Take a good, hard look at this picture. What do you see?
A mom and her perfect son standing outside of a lovely museum? A clean, happy baby? The perfect filter to make our skin glow? A smile that shows no trace of exhaustion?
Great! That’s exactly what I wanted you to see. My life is so perfect, isn’t it? Almost six months into this thing and I’ve got this mommy business down pat…
Or do I?
What you won’t see in this photo is that en route to The High Museum of Art, my son was wailing in his carseat as if someone had his abdomen in a vice. I could see huge baby tears flowing from the corners of his baby blues and causing my heart rate to increase from anxiety and simultaneously break as we drove toward our destination. We were in the car during what should’ve been his afternoon nap and I thought he may sleep on our way, but that certainly didn’t happen. As I searched desperately and frantically for a parking spot so that I could console my little one, I felt, yet another wave of guilt when I realized I would have to turn off the car and step out of it to walk to the backseat. It only takes about fifteen seconds, but it was a hot day; assuredly much hotter without the cool air conditioning. When I got him out of his carseat, he stopped crying.
‘Phew,’ I thought. ‘He just wanted to be held.’ I took a deep sigh of relief having survived another difficult car ride.
I had my card ready to pay the meter, and yet, right before I swiped the magnetic strip, I realized that I was holding a baby who had pooped everywhere: I’m talking, up his back, down his legs, all over his carseat…I was surprised it wasn’t all over the ceiling of my SUV. My poor little guy was crying because he’d probably just released a day’s worth of food all over himself.
I spent the next ten minutes attempting to clean him; I used all the baby wipes I had trying to make sure he was not sitting in his filth. There was a security guard giggling across the street watching me try everything to calm my little guy as I hushed, wiped, and changed him. Thankfully, I had some extra clothes for him, and I narrowly escaped any stains on my own outfit. I half-smiled at the guard who gave me a sympathetic wave.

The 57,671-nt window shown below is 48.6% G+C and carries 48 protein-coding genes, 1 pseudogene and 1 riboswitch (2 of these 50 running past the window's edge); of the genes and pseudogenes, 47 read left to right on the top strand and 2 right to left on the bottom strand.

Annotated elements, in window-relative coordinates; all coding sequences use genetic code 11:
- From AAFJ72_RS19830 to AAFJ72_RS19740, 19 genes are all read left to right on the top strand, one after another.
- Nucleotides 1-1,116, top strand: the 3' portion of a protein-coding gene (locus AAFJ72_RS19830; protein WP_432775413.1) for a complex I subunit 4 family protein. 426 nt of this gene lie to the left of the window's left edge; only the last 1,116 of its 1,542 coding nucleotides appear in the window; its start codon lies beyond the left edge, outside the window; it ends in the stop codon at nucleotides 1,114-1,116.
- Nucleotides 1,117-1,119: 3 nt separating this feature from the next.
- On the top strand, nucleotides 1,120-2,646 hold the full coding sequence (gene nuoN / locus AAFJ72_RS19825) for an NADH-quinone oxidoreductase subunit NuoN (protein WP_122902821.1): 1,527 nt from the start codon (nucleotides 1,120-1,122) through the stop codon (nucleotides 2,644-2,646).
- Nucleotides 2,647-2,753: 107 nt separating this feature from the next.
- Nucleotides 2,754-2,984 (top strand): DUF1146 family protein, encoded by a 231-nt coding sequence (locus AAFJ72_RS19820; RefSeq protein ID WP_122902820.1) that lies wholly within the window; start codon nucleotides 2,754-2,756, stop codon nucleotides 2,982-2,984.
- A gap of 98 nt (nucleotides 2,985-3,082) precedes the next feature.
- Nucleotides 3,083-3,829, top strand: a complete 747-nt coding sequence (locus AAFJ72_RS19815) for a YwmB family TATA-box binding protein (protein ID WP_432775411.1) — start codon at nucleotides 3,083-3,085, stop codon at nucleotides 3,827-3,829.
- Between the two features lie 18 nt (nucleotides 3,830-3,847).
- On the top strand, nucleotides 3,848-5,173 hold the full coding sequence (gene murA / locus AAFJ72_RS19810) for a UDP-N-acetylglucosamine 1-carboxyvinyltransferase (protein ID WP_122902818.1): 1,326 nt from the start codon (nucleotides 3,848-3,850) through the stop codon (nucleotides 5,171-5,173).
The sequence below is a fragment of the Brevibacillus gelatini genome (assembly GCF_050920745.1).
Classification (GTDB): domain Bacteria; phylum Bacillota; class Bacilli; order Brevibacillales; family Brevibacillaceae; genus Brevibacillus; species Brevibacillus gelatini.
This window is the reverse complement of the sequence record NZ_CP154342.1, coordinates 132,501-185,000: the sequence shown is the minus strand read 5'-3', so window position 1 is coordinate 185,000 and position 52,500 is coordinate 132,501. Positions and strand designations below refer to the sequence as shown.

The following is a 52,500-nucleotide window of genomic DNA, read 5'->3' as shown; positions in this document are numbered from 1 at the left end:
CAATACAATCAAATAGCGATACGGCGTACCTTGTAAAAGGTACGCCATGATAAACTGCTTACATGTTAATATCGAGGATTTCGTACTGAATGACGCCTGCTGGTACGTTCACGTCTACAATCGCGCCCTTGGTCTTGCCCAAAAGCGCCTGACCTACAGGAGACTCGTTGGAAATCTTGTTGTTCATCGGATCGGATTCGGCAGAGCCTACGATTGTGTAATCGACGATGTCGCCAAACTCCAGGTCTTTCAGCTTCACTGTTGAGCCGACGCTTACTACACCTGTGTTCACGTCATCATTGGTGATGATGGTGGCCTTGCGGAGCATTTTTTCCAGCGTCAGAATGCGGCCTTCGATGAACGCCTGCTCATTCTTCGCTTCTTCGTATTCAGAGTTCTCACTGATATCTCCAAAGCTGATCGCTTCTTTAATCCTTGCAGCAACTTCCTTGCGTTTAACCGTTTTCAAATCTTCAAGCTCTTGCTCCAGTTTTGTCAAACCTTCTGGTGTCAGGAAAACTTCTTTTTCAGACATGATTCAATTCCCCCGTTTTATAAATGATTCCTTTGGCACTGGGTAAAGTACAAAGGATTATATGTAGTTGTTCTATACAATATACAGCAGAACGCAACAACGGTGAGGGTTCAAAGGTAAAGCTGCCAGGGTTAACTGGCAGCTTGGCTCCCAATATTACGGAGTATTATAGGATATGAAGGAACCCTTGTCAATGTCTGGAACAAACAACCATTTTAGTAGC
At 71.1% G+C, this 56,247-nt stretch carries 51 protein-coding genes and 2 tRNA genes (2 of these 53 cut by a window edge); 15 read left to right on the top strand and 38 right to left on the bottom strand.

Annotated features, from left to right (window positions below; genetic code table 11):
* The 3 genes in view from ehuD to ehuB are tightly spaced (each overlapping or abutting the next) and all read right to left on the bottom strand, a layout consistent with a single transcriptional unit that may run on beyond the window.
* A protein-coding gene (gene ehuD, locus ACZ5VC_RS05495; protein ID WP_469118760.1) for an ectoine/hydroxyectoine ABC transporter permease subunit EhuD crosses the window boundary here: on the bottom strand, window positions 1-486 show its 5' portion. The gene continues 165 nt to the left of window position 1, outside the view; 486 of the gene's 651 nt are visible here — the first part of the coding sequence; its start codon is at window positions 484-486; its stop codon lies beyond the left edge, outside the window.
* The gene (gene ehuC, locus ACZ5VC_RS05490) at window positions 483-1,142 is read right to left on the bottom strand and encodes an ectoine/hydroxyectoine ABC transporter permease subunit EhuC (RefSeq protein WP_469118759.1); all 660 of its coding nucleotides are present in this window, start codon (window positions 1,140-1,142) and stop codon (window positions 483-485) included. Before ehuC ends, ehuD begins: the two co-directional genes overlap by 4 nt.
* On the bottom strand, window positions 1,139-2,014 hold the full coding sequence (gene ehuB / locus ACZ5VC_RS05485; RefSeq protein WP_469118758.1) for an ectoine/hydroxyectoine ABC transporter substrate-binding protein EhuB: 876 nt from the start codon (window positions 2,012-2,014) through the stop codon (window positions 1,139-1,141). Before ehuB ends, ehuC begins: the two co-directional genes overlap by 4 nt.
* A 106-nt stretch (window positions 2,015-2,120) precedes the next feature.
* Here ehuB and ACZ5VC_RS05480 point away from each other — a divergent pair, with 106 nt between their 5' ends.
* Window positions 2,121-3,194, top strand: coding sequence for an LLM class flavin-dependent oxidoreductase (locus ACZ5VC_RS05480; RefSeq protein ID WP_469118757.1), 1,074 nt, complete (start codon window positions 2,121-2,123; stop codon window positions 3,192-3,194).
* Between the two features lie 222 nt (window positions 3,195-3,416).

We then had about twenty minutes to browse the special exhibition and take this quick snapshot.
Don’t get me wrong: I am so glad I got a chance to take him to the museum. I love hanging out with my little boy. No matter what happens, is always worth taking him out of the house. But here’s the shocking truth: my life is not perfect.
I know, I know. You’re not supposed to say that in a mommy blog. Mommy bloggers are supposed to come up with life hacks that save you time; Pinterest-worthy mommy crafts; free printables that we just happen to have ready for the masses; Food Network-ready recipes; cleaning schedules that keep you from having to deep clean your house. We have made a business out of making motherhood look easy. Our children have perfectly wiped noses and smiling faces in all of our posts: whether said posts are sponsored or unsponsored.
I’m going to let you in on a little secret: the only part of motherhood that is ‘easy’ is falling madly and deeply in love with your little ones. Everything else takes an insane amount of planning, preparation, a secret stash of baby wipes, and a change of clothes.
This innate desire to appear ‘perfect’ did not start at motherhood for me, however. It began in this, our current age of over-sharing. Eleven years ago, people only kept in touch with others that were in their current social circles. We made time for your neighbors and close friends. I am on the cusp of attending my ten-year reunion, and I will never get to experience the shock that can only accompany not seeing or hearing from classmates in ten years. I’ve got Facebook to keep me informed, after all.
Social media has a way of baiting us into sharing, and if we’re careful, we can manipulate our lives to appear absolutely perfect. We are often quick to take photos of the perfect bouquet of roses our spouses gave us, and we ignore the fact that our spouse purchased that bouquet to make up from the fight the night before.
Am I suggesting we air our dirty laundry? Absolutely not. I am a huge proponent of protecting relationships. What I am suggesting is that we all concede the point that for every ‘impromptu gift’ that someone posts on Facebook from their significant other, there is likely a struggle that accompanied it. In other words, I’ve heard it said that we shouldn’t attempt to compare our lives to someone else’s highlight reel. I love seeing evidence of happy relationships and blissful marriages; I think there is a part of every single one of us that roots for fulfilling monogamy. But fulfillment doesn’t just present itself in the good times.
The reason I posted the picture above on my personal Facebook page was not just because I like the picture of me and my little guy. I posted it to remember that with every smiling face, with every little hug from my little bear, there was a dirty diaper before it. The most beautiful part about having a family is that deep relationships are made in the messes that no one gets to see. And that, my friends, is where perfection truly lies: in the mire before the picture-perfect moments.